Two years later rookie LHP Bruce Heinbechner died in a head-on collision with another car.  He was 23. Police said Heinbechner’s car crossed the median on Highway 111 and struck an oncoming car. He was within a half mile of the Gene Autry Hotel, the team’s spring training headquarters.

He had won more than 20 games the two previous seasons at Triple-A Salt Lake City and was considered a strong candidate to make team coming out of camp, probably in the bullpen.

The driver of the other car, a 20-year-old woman, survived and sued Heinbechner’s estate for $6 million, alleging the pitcher was drunk and driving at more 100 miles an hour.

‘Miracle Mike’

SS Mike Miley, the Angels’ top draft choice in 1974,  died in a one-car crash near the LSU campus in Baton Rouge, Lousiana in January 1977 at age 23.

He played in 84 games in the majors, hitting .176.

Known as “Miracle Mike” in college, Miley was the starting quarterback for the 1973 LSU team, leading the Tigers to a 9-3 record an appearance in the Orange Bowl.

A trip to Gary

OF Lyman Bostock was in the wrong place at the wrong time when he was gunned down by a jealous husband in 1978. He was 27.

The Angels were in Chicago to play the White Sox. and Bostock was visiting relatives in Gary, Indiana.

He went for a ride with his uncle. He was seated next to Barbara Smith, a friend of the family, who was going through an ugly separation. Her husband, Leonard Smith, pulled up beside them at a stoplight, believed Smith and Bostock were together and shot Bostock.  There is no reason to think there was anything going on between Bostock and Barbara Smith.

Leonard Smith was found guilty by reason of insanity, served a short time in a mental institution.

The case led to a change in Indiana law, creating a fourth verdict – guilty but mentally ill.

Bostock was one of the Angels’ first big free-agent signings. He started the 1978 season, going 2-for-39. He proposed giving owner  Gene Autry the money back because he wasn’t earning it.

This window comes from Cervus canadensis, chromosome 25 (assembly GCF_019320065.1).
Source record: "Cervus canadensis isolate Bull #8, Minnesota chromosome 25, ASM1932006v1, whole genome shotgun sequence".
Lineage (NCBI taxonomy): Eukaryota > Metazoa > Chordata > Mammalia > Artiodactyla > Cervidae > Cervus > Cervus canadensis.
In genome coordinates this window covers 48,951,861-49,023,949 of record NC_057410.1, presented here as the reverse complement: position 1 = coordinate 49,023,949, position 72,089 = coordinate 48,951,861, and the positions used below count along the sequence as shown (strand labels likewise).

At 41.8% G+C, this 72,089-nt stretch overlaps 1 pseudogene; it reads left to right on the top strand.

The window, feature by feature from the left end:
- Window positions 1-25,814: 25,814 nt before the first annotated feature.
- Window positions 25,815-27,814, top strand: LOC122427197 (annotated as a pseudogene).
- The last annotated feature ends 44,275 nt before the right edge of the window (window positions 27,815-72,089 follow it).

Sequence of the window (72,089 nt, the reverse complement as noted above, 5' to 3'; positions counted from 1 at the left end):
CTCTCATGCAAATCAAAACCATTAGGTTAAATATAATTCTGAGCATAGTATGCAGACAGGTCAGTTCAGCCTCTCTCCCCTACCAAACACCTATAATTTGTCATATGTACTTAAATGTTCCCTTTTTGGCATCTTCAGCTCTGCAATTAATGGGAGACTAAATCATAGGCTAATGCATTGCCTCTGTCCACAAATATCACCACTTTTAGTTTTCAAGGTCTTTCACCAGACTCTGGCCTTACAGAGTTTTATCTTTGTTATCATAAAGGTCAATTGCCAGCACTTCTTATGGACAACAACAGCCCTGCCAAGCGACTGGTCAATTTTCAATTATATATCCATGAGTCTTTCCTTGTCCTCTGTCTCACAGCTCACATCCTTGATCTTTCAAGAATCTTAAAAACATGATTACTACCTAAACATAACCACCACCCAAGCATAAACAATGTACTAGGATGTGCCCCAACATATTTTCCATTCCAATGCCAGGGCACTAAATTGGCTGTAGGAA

Bostock turned his season around and was .296 at the time of his death. He became the first active MLB player to be a victim of a homicide.

Domestic dispute

In 1989 Donnie Moore shot his wife, Tonya, three times and then turned the gun on himself. He was 35.

Moore played 13 seasons in MLB, his best years coming with the Angels. In 1985 Moore broke Minnie Rojas’ club record for saves in a season, compiling 31.  He had another a good season in 1986, but in the postseason, with the Angels needing just one strike to go to the World Series, he gave up a homer to Dave Henderson and Boston Red Sox came back to win the game and the ALCS.

He was hampered by injuries the next two seasons and released in September 1988. Moore signed with the Royals, who put him in Triple-A Omaha. The Omaha Royals released him in June.

He was having trouble with his marriage. The couple separated. On July 18th Tonya Moore drove to the couple’s home in Anaheim Hills. Donnie and Tonya began to argue, and he got physical with her. Then Donnie Moore took out a gun and shot her before committing suicide.  The couple’s three children were at home at the time.

Tonya Moore survived the three wounds to the torso.

There has been persistent speculation that Donnie Moore took his life because he never got over the  1986 ALCS.  But Tonya Moore insisted that was not the reason he was distraught. His life was unraveling in other ways, ways that really mattered.

I have a t-shirt that says “Baseball is Life.”

But of course it is not.

And tragedies remind us that it really is only a game.

Leave a Reply